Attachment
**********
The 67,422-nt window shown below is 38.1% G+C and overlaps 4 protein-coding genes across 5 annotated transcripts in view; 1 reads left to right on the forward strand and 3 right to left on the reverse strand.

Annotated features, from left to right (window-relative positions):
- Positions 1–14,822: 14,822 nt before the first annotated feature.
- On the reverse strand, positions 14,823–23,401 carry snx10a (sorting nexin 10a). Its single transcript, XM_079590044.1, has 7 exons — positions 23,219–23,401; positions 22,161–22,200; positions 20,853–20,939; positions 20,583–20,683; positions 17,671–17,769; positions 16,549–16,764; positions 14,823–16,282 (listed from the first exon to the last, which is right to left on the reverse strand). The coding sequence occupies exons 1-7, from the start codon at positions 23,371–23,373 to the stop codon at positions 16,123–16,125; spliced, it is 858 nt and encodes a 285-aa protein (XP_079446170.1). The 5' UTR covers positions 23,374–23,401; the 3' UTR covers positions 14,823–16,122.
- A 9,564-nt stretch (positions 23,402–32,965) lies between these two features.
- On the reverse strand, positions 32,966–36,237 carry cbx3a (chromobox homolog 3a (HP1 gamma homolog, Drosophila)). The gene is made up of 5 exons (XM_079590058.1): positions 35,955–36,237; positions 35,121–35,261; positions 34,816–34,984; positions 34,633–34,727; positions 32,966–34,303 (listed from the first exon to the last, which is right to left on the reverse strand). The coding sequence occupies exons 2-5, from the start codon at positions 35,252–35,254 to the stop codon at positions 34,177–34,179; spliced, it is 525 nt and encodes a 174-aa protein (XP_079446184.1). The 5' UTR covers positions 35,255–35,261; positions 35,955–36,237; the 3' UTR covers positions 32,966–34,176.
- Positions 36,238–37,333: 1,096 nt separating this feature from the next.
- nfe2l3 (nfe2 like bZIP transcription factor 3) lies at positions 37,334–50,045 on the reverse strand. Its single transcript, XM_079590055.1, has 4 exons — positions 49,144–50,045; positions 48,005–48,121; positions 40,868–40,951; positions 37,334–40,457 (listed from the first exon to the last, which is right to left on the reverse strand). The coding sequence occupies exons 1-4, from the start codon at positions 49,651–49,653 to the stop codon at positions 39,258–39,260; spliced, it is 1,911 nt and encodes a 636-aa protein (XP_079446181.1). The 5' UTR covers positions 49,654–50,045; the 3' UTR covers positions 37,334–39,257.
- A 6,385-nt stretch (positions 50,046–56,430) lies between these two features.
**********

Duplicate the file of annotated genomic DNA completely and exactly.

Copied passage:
The 67,422-nt window shown below is 38.1% G+C and overlaps 4 protein-coding genes across 5 annotated transcripts in view; 1 reads left to right on the forward strand and 3 right to left on the reverse strand.

Annotated features, from left to right (window-relative positions):
- Positions 1–14,822: 14,822 nt before the first annotated feature.
- On the reverse strand, positions 14,823–23,401 carry snx10a (sorting nexin 10a). Its single transcript, XM_079590044.1, has 7 exons — positions 23,219–23,401; positions 22,161–22,200; positions 20,853–20,939; positions 20,583–20,683; positions 17,671–17,769; positions 16,549–16,764; positions 14,823–16,282 (listed from the first exon to the last, which is right to left on the reverse strand). The coding sequence occupies exons 1-7, from the start codon at positions 23,371–23,373 to the stop codon at positions 16,123–16,125; spliced, it is 858 nt and encodes a 285-aa protein (XP_079446170.1). The 5' UTR covers positions 23,374–23,401; the 3' UTR covers positions 14,823–16,122.
- A 9,564-nt stretch (positions 23,402–32,965) lies between these two features.
- On the reverse strand, positions 32,966–36,237 carry cbx3a (chromobox homolog 3a (HP1 gamma homolog, Drosophila)). The gene is made up of 5 exons (XM_079590058.1): positions 35,955–36,237; positions 35,121–35,261; positions 34,816–34,984; positions 34,633–34,727; positions 32,966–34,303 (listed from the first exon to the last, which is right to left on the reverse strand). The coding sequence occupies exons 2-5, from the start codon at positions 35,252–35,254 to the stop codon at positions 34,177–34,179; spliced, it is 525 nt and encodes a 174-aa protein (XP_079446184.1). The 5' UTR covers positions 35,255–35,261; positions 35,955–36,237; the 3' UTR covers positions 32,966–34,176.
- Positions 36,238–37,333: 1,096 nt separating this feature from the next.
- nfe2l3 (nfe2 like bZIP transcription factor 3) lies at positions 37,334–50,045 on the reverse strand. Its single transcript, XM_079590055.1, has 4 exons — positions 49,144–50,045; positions 48,005–48,121; positions 40,868–40,951; positions 37,334–40,457 (listed from the first exon to the last, which is right to left on the reverse strand). The coding sequence occupies exons 1-4, from the start codon at positions 49,651–49,653 to the stop codon at positions 39,258–39,260; spliced, it is 1,911 nt and encodes a 636-aa protein (XP_079446181.1). The 5' UTR covers positions 49,654–50,045; the 3' UTR covers positions 37,334–39,257.
- A 6,385-nt stretch (positions 50,046–56,430) lies between these two features.